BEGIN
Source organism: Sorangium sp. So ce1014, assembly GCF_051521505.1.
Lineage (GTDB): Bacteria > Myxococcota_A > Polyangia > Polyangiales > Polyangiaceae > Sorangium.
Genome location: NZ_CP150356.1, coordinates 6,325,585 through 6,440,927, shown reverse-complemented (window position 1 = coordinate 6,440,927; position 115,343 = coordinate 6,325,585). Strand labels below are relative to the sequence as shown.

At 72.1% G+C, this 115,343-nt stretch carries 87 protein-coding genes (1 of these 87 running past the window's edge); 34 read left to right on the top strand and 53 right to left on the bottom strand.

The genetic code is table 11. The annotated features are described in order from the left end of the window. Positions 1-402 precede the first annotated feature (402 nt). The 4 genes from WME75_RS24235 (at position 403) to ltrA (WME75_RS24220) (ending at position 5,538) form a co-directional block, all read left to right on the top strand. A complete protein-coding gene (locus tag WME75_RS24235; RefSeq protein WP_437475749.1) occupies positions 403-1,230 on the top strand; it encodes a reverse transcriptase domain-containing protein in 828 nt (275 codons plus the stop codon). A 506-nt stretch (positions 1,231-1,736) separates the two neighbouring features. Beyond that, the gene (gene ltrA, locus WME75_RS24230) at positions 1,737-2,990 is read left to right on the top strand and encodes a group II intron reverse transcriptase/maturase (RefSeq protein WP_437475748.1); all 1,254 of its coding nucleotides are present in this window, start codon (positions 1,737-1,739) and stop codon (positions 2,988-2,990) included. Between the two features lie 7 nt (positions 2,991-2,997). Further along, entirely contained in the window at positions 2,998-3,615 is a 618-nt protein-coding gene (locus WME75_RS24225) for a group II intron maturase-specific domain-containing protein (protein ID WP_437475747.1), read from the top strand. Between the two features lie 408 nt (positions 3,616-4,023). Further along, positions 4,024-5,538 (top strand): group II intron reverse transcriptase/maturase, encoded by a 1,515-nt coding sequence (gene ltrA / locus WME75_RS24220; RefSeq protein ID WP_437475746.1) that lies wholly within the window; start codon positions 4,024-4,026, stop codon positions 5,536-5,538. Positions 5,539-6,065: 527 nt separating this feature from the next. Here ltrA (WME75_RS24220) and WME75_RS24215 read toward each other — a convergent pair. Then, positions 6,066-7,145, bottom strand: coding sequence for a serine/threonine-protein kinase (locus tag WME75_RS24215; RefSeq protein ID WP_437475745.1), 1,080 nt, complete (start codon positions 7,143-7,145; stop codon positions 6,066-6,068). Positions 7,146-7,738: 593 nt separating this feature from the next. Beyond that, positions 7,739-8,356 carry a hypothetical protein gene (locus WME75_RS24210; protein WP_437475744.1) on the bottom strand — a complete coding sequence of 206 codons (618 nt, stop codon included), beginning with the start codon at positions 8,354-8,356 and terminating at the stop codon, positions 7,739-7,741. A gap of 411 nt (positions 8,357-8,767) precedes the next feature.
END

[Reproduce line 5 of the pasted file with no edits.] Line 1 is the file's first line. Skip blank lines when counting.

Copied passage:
The genetic code is table 11. The annotated features are described in order from the left end of the window. Positions 1-402 precede the first annotated feature (402 nt). The 4 genes from WME75_RS24235 (at position 403) to ltrA (WME75_RS24220) (ending at position 5,538) form a co-directional block, all read left to right on the top strand. A complete protein-coding gene (locus tag WME75_RS24235; RefSeq protein WP_437475749.1) occupies positions 403-1,230 on the top strand; it encodes a reverse transcriptase domain-containing protein in 828 nt (275 codons plus the stop codon). A 506-nt stretch (positions 1,231-1,736) separates the two neighbouring features. Beyond that, the gene (gene ltrA, locus WME75_RS24230) at positions 1,737-2,990 is read left to right on the top strand and encodes a group II intron reverse transcriptase/maturase (RefSeq protein WP_437475748.1); all 1,254 of its coding nucleotides are present in this window, start codon (positions 1,737-1,739) and stop codon (positions 2,988-2,990) included. Between the two features lie 7 nt (positions 2,991-2,997). Further along, entirely contained in the window at positions 2,998-3,615 is a 618-nt protein-coding gene (locus WME75_RS24225) for a group II intron maturase-specific domain-containing protein (protein ID WP_437475747.1), read from the top strand. Between the two features lie 408 nt (positions 3,616-4,023). Further along, positions 4,024-5,538 (top strand): group II intron reverse transcriptase/maturase, encoded by a 1,515-nt coding sequence (gene ltrA / locus WME75_RS24220; RefSeq protein ID WP_437475746.1) that lies wholly within the window; start codon positions 4,024-4,026, stop codon positions 5,536-5,538. Positions 5,539-6,065: 527 nt separating this feature from the next. Here ltrA (WME75_RS24220) and WME75_RS24215 read toward each other — a convergent pair. Then, positions 6,066-7,145, bottom strand: coding sequence for a serine/threonine-protein kinase (locus tag WME75_RS24215; RefSeq protein ID WP_437475745.1), 1,080 nt, complete (start codon positions 7,143-7,145; stop codon positions 6,066-6,068). Positions 7,146-7,738: 593 nt separating this feature from the next. Beyond that, positions 7,739-8,356 carry a hypothetical protein gene (locus WME75_RS24210; protein WP_437475744.1) on the bottom strand — a complete coding sequence of 206 codons (618 nt, stop codon included), beginning with the start codon at positions 8,354-8,356 and terminating at the stop codon, positions 7,739-7,741. A gap of 411 nt (positions 8,357-8,767) precedes the next feature.